2. Gluten withdrawal.  So hot right now.  Recently there has been a lot of research into the addictive properties of food. And not surprisingly, it’s starting to show that gluten and many of the sugary foods that contain it are obnoxiously addicting.  Depriving your body of its gluten “fix” may leave you cranky, fatigued, and anxious, and if you sharply cut carbs (‘sup, paleo pals?) you may also experience the dreaded “low carb flu.”  These unique discomforts are yet another reason why the gradual weaning approach is nice, or if you are celiac, why you might find it easiest to initially rely on gluten-free substitutes (g-f breads and cookies!) before transitioning to a cleaner and less expensive way of eating.  Regardless of how quickly you transition, definitely be sure to hydrate like crazy, eat a bit of salt, nourish yourself with vitamin- and mineral-rich foods, take probiotics, and pamper yourself with some appropriate treats. (Also, if you’re an athlete read up on ‘safe starches’ and experiment with the right amount of carbs for you.)

You’re not. It just feels that way. 😉

3. Feed the flora. Please acquire probiotics ASAP. You cannot radically alter the composition of your diet without affecting your intestinal flora, so pick up a bulk bottle of probiotics and show your gut some love. Also, probiotic foods are legit – think fermented things like kombucha, kefir, pickles, sauerkraut, and plain Greek yogurt. Just don’t be that well-meaning buffoon who fills their cart with ridiculously processed, sugar-filled Activia. 🙂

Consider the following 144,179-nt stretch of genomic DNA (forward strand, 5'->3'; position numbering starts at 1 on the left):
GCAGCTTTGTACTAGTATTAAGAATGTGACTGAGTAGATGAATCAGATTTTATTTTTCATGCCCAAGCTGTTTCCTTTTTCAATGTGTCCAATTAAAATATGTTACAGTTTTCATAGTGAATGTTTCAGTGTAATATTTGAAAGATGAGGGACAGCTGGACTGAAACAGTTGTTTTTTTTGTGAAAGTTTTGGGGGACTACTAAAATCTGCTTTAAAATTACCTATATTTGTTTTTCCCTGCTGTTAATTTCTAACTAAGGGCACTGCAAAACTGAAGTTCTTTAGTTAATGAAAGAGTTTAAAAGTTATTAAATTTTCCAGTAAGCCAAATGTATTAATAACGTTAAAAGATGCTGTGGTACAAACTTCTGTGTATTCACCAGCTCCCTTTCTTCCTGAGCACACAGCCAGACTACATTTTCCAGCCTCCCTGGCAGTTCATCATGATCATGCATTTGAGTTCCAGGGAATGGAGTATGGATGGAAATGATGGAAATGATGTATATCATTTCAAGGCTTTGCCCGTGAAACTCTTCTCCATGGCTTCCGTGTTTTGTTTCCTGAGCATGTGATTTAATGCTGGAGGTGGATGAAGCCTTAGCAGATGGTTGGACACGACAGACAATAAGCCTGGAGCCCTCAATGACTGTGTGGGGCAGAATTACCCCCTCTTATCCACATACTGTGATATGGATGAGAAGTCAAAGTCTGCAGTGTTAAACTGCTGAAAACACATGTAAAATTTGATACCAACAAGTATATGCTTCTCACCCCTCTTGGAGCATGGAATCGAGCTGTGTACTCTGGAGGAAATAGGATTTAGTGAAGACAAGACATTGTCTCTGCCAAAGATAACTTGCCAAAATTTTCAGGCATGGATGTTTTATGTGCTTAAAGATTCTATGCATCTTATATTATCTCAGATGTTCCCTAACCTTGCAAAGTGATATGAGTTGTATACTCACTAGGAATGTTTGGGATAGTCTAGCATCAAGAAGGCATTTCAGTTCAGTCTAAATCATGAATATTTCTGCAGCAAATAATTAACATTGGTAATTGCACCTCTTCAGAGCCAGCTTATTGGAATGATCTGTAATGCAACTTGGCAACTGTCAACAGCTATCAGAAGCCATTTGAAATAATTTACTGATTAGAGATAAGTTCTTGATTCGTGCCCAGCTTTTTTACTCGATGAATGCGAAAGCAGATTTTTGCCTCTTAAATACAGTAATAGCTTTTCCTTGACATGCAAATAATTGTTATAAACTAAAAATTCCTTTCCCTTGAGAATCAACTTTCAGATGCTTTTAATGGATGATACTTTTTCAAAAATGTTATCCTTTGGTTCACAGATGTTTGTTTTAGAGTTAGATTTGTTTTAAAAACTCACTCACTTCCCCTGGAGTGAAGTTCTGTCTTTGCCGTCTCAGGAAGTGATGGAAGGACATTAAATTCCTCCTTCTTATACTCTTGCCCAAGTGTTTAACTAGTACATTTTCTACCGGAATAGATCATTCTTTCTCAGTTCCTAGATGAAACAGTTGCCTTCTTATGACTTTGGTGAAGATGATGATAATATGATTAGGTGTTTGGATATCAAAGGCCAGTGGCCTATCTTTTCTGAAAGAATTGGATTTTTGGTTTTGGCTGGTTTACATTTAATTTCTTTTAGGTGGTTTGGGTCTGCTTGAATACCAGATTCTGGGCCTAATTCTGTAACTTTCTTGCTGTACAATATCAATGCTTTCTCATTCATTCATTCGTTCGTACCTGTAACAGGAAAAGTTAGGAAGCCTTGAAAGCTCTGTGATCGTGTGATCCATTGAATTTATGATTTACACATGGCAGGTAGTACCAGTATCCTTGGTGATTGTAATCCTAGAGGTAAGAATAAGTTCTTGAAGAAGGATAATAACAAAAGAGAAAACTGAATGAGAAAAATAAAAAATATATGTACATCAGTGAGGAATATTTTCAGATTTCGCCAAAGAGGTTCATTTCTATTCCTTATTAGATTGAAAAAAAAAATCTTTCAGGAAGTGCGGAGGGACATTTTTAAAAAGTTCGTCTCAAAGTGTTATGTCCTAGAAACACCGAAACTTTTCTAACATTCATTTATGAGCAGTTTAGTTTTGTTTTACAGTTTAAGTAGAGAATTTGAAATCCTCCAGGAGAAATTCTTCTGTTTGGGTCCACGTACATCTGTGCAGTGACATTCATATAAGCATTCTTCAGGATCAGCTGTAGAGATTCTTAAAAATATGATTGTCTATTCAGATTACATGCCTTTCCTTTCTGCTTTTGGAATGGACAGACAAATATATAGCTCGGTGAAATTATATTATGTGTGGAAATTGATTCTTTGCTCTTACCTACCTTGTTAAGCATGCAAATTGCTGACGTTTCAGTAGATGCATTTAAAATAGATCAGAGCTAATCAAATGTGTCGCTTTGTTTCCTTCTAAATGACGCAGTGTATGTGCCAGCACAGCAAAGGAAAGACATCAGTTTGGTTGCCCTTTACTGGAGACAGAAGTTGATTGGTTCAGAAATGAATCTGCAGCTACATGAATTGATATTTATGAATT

4. Deal with the feelings. Although I’m a rather low-key person who has always prioritized health, I was shocked how many powerful emotions hit me when I first went gluten free. For days, weeks, and even months later I’d experience sudden moments of grief and frustration, such as when I encountered a nostalgic tasty (funnel cake at the fair! Okonomiyaki at Zencha!) or ran up against an uncooperative barista (“Eh, I’d just assume everything has gluten.”) To be honest, I still have damnit moments of self-pity and irritation today, and that’s fine with me. Don’t give yourself a hard time for being human and culturally conditioned to assign enormous value to various foods. If you need to mope or cry or complain, do it, especially in the beginning of your journey, but please don’t let yourself start to think like a victim. Promise me you won’t internally reframe yourself as a sickly, deprived, high maintenance, alienating, or otherwise negatively special snowflake – because you aren’t. You’ve got an autoimmune condition that means you can’t eat certain kinds of foods, and it sucks, but it really doesn’t affect your awesomeness to any degree. Relax. Have hope. I will help you deal with the hard emotional stuff in an upcoming post. 🙂